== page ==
The consequences of falsifying information on your CV

falsifying a CV

Providing false information on your CV in a job application is considered fraud. Fraud is defined as the wrongful or criminal deception intended to result in financial or personal gain. It is not uncommon to slightly enhance your skills and qualification on your CV, in many instances, it is encouraged to sell yourself to prospective employers, however, there can be severe consequences for misrepresenting yourself on your CV.

According to the South African Qualifications Authority (SAQA), misrepresentation on CV’s has become a terrible issue and the SAQA has considered publicly identifying and shaming those who make themselves guilty of the misrepresentation. The most common lied about facts on CV’s include skills, titles, responsibilities, period of employment and reasons for leaving. Lying on your CV puts both the applicant and the employer at risk. Once discovered, the applicant risks the consequences of facing imprisonment and having their profile flagged for up to six years. This is very damaging to your reputation.

In recently reported case law, the employee, employed in the position of financial manager in 2009, was charged in 2013 for misrepresenting his qualifications in his CV at the time of the appointment. The employee was dismissed for gross dishonesty following a disciplinary enquiry. Unhappy with the dismissal, the employee referred the matter to the CCMA. The matter proceeded to arbitration before the Commissioner. In an award dated 30 April 2014, the commissioner determined that the employee’s dismissal was substantively unfair and awarded the employee six-month compensation. The employer sought to set aside the award on review. Upon review, the Labour Court found that the Commissioner’s findings that the employee’s dismissal was substantively unfair and unreasonable and the award was set aside on review.

The Labour Court found that the employee’s formal qualifications were a material consideration for his appointment to the position because the employee received a significantly high scorecard on formal qualifications which resulted in the employee being the preferred candidate for the position. The Labour Court further pointed out that even if the qualifications were not a requirement for the position it does not detract from the employee’s dishonesty in misrepresenting his qualifications.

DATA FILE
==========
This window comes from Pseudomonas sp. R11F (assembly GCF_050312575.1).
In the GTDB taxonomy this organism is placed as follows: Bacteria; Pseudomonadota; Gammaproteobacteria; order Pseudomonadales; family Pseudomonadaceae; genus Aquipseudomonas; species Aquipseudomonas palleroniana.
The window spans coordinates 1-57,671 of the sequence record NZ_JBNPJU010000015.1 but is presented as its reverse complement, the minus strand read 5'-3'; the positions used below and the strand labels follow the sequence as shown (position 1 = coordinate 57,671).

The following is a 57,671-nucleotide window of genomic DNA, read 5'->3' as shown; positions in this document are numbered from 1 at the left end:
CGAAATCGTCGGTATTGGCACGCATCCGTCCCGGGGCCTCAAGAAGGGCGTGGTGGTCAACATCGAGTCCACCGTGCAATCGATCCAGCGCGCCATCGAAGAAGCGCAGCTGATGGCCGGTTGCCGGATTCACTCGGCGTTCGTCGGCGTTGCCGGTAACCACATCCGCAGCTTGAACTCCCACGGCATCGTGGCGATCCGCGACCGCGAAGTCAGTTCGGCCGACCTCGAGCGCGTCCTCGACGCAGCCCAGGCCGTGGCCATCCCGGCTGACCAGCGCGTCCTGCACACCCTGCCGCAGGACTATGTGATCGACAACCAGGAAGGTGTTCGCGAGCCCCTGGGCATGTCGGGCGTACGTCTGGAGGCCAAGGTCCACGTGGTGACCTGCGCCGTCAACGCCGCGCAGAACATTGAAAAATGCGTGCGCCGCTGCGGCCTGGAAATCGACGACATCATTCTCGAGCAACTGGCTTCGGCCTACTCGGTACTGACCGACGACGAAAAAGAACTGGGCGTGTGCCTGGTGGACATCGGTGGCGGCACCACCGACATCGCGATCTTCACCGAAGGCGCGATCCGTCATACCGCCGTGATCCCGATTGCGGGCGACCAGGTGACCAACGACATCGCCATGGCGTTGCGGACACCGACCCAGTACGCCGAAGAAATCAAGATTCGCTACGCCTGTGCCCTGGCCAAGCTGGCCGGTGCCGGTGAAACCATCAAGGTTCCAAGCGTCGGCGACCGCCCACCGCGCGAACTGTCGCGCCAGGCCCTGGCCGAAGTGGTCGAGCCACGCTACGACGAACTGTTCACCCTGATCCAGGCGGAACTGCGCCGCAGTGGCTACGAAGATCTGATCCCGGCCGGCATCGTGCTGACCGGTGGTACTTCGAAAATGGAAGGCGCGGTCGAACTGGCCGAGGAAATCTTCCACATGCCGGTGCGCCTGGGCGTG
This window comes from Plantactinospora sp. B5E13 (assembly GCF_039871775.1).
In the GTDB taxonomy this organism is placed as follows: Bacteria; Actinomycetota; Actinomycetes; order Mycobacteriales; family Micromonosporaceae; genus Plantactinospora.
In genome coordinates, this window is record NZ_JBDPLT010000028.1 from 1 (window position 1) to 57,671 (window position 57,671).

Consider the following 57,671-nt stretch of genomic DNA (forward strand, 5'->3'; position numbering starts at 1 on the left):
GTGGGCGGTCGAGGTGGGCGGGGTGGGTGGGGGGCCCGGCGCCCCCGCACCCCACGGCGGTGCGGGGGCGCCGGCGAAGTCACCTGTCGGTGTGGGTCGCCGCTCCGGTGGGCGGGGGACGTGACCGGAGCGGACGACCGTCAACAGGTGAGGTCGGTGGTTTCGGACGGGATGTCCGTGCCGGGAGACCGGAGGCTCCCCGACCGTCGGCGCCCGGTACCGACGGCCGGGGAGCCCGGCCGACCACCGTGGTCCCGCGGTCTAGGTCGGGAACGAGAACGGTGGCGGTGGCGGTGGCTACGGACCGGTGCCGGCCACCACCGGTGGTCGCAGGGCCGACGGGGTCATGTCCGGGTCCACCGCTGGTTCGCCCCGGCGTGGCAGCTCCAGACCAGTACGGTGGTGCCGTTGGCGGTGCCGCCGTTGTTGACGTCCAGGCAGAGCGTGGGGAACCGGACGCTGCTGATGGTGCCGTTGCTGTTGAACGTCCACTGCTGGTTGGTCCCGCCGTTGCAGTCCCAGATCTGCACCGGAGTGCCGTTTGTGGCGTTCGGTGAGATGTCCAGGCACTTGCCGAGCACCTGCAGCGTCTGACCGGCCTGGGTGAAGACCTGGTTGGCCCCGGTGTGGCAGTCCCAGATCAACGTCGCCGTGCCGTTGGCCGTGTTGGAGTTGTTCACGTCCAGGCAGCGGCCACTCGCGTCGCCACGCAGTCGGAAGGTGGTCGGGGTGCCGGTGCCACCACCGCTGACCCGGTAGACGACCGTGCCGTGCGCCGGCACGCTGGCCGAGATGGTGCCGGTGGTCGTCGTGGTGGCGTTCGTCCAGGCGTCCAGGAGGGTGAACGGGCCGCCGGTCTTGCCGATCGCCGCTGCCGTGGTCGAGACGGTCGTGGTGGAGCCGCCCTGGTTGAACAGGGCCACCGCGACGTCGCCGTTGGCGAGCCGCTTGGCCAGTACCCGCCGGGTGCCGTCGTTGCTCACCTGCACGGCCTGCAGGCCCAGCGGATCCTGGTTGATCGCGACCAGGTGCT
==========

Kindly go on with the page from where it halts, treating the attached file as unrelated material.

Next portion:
In most relevant public news, the Cape Town DA mayoral candidate, Transport and Public Works MEC Bonginkosi Madikizela has been suspended with immediate effect from the provincial cabinet following the discovery that he lied on his CV about having a BCom degree. In a statement by Bonginkosi Madikizela he confirmed that he does not have a BCom degree and takes full responsibility for the misrepresentation on his CV, he further claimed that a BCom degree is not a requirement to hold a political office in South Africa and that the misrepresentation of the qualification did not benefit him anyway for the position that he is currently occupying. In a statement by Premier Alan Winde, after he had a meeting with MEC Madikizela, he made it clear that acting with integrity is non-negotiable, MEC Madikizela has since resigned from his position.

As proven in many previous cases the consequences of falsifying information on your CV constitute gross dishonesty and means continued employment would be intolerable. This ultimately warrants dismissal and the possibility of facing criminal charges of fraud and possibly facing a period of imprisonment.

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Charne Sebonka



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